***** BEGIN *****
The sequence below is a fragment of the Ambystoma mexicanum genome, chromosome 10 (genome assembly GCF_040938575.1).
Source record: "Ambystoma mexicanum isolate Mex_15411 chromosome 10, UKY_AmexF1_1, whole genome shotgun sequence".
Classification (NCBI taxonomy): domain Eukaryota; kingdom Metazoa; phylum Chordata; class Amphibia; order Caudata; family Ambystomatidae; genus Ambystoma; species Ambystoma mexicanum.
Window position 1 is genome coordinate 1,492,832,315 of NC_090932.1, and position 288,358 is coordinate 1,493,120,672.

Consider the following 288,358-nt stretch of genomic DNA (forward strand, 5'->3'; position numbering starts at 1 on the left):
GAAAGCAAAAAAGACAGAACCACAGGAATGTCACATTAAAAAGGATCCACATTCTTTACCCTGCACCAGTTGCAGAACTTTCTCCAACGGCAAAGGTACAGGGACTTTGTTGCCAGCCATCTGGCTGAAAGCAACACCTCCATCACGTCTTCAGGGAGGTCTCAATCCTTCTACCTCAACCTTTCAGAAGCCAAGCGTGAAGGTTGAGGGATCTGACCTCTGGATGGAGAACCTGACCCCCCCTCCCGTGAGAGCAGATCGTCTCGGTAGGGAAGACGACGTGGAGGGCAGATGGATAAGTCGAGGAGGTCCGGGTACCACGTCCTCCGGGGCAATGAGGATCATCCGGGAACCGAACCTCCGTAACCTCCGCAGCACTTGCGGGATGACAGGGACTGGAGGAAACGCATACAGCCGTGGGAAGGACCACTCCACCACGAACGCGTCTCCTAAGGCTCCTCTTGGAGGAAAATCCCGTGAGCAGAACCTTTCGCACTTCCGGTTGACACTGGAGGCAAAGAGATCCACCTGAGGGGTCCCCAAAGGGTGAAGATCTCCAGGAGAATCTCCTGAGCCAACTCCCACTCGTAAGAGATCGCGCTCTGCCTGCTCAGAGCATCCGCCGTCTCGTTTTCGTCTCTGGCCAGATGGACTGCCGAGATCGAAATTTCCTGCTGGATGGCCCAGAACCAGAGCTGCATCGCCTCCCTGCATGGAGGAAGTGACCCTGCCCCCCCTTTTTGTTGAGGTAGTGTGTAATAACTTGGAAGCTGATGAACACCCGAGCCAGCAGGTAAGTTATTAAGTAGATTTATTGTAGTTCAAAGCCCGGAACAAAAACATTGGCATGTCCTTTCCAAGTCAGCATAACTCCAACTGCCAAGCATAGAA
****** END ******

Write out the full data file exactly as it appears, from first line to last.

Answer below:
The sequence below is a fragment of the Ambystoma mexicanum genome, chromosome 10 (genome assembly GCF_040938575.1).
Source record: "Ambystoma mexicanum isolate Mex_15411 chromosome 10, UKY_AmexF1_1, whole genome shotgun sequence".
Classification (NCBI taxonomy): domain Eukaryota; kingdom Metazoa; phylum Chordata; class Amphibia; order Caudata; family Ambystomatidae; genus Ambystoma; species Ambystoma mexicanum.
Window position 1 is genome coordinate 1,492,832,315 of NC_090932.1, and position 288,358 is coordinate 1,493,120,672.

Consider the following 288,358-nt stretch of genomic DNA (forward strand, 5'->3'; position numbering starts at 1 on the left):
GAAAGCAAAAAAGACAGAACCACAGGAATGTCACATTAAAAAGGATCCACATTCTTTACCCTGCACCAGTTGCAGAACTTTCTCCAACGGCAAAGGTACAGGGACTTTGTTGCCAGCCATCTGGCTGAAAGCAACACCTCCATCACGTCTTCAGGGAGGTCTCAATCCTTCTACCTCAACCTTTCAGAAGCCAAGCGTGAAGGTTGAGGGATCTGACCTCTGGATGGAGAACCTGACCCCCCCTCCCGTGAGAGCAGATCGTCTCGGTAGGGAAGACGACGTGGAGGGCAGATGGATAAGTCGAGGAGGTCCGGGTACCACGTCCTCCGGGGCAATGAGGATCATCCGGGAACCGAACCTCCGTAACCTCCGCAGCACTTGCGGGATGACAGGGACTGGAGGAAACGCATACAGCCGTGGGAAGGACCACTCCACCACGAACGCGTCTCCTAAGGCTCCTCTTGGAGGAAAATCCCGTGAGCAGAACCTTTCGCACTTCCGGTTGACACTGGAGGCAAAGAGATCCACCTGAGGGGTCCCCAAAGGGTGAAGATCTCCAGGAGAATCTCCTGAGCCAACTCCCACTCGTAAGAGATCGCGCTCTGCCTGCTCAGAGCATCCGCCGTCTCGTTTTCGTCTCTGGCCAGATGGACTGCCGAGATCGAAATTTCCTGCTGGATGGCCCAGAACCAGAGCTGCATCGCCTCCCTGCATGGAGGAAGTGACCCTGCCCCCCCTTTTTGTTGAGGTAGTGTGTAATAACTTGGAAGCTGATGAACACCCGAGCCAGCAGGTAAGTTATTAAGTAGATTTATTGTAGTTCAAAGCCCGGAACAAAAACATTGGCATGTCCTTTCCAAGTCAGCATAACTCCAACTGCCAAGCATAGAA